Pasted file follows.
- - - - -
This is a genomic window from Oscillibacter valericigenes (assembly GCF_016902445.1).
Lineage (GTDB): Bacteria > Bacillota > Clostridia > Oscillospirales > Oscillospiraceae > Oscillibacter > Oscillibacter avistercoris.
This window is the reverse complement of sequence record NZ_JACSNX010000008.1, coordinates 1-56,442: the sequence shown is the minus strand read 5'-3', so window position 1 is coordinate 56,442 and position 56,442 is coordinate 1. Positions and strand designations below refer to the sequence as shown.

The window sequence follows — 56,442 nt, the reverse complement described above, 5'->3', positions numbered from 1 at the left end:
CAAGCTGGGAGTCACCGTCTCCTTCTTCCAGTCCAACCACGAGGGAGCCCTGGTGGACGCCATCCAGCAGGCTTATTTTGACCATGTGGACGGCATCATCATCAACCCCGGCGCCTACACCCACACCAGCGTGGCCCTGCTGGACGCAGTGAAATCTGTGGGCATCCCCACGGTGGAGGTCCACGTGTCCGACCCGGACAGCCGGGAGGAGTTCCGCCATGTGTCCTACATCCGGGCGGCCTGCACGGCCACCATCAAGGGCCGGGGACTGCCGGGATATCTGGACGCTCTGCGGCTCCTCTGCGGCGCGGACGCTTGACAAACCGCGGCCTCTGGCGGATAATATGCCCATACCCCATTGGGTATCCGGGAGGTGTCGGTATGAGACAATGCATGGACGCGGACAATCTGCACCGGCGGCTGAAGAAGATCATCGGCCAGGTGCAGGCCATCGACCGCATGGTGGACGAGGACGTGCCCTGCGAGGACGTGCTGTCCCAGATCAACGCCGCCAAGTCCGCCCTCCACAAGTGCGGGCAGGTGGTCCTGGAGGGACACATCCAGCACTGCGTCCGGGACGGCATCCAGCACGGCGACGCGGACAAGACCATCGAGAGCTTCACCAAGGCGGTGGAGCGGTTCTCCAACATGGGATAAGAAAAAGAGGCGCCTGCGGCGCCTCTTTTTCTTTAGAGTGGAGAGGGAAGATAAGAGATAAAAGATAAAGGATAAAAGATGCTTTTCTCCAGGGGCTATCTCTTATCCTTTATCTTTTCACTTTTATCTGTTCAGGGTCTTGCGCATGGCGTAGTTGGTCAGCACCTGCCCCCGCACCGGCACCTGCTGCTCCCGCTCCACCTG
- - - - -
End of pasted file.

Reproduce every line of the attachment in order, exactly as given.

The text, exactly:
This is a genomic window from Oscillibacter valericigenes (assembly GCF_016902445.1).
Lineage (GTDB): Bacteria > Bacillota > Clostridia > Oscillospirales > Oscillospiraceae > Oscillibacter > Oscillibacter avistercoris.
This window is the reverse complement of sequence record NZ_JACSNX010000008.1, coordinates 1-56,442: the sequence shown is the minus strand read 5'-3', so window position 1 is coordinate 56,442 and position 56,442 is coordinate 1. Positions and strand designations below refer to the sequence as shown.

The window sequence follows — 56,442 nt, the reverse complement described above, 5'->3', positions numbered from 1 at the left end:
CAAGCTGGGAGTCACCGTCTCCTTCTTCCAGTCCAACCACGAGGGAGCCCTGGTGGACGCCATCCAGCAGGCTTATTTTGACCATGTGGACGGCATCATCATCAACCCCGGCGCCTACACCCACACCAGCGTGGCCCTGCTGGACGCAGTGAAATCTGTGGGCATCCCCACGGTGGAGGTCCACGTGTCCGACCCGGACAGCCGGGAGGAGTTCCGCCATGTGTCCTACATCCGGGCGGCCTGCACGGCCACCATCAAGGGCCGGGGACTGCCGGGATATCTGGACGCTCTGCGGCTCCTCTGCGGCGCGGACGCTTGACAAACCGCGGCCTCTGGCGGATAATATGCCCATACCCCATTGGGTATCCGGGAGGTGTCGGTATGAGACAATGCATGGACGCGGACAATCTGCACCGGCGGCTGAAGAAGATCATCGGCCAGGTGCAGGCCATCGACCGCATGGTGGACGAGGACGTGCCCTGCGAGGACGTGCTGTCCCAGATCAACGCCGCCAAGTCCGCCCTCCACAAGTGCGGGCAGGTGGTCCTGGAGGGACACATCCAGCACTGCGTCCGGGACGGCATCCAGCACGGCGACGCGGACAAGACCATCGAGAGCTTCACCAAGGCGGTGGAGCGGTTCTCCAACATGGGATAAGAAAAAGAGGCGCCTGCGGCGCCTCTTTTTCTTTAGAGTGGAGAGGGAAGATAAGAGATAAAAGATAAAGGATAAAAGATGCTTTTCTCCAGGGGCTATCTCTTATCCTTTATCTTTTCACTTTTATCTGTTCAGGGTCTTGCGCATGGCGTAGTTGGTCAGCACCTGCCCCCGCACCGGCACCTGCTGCTCCCGCTCCACCTG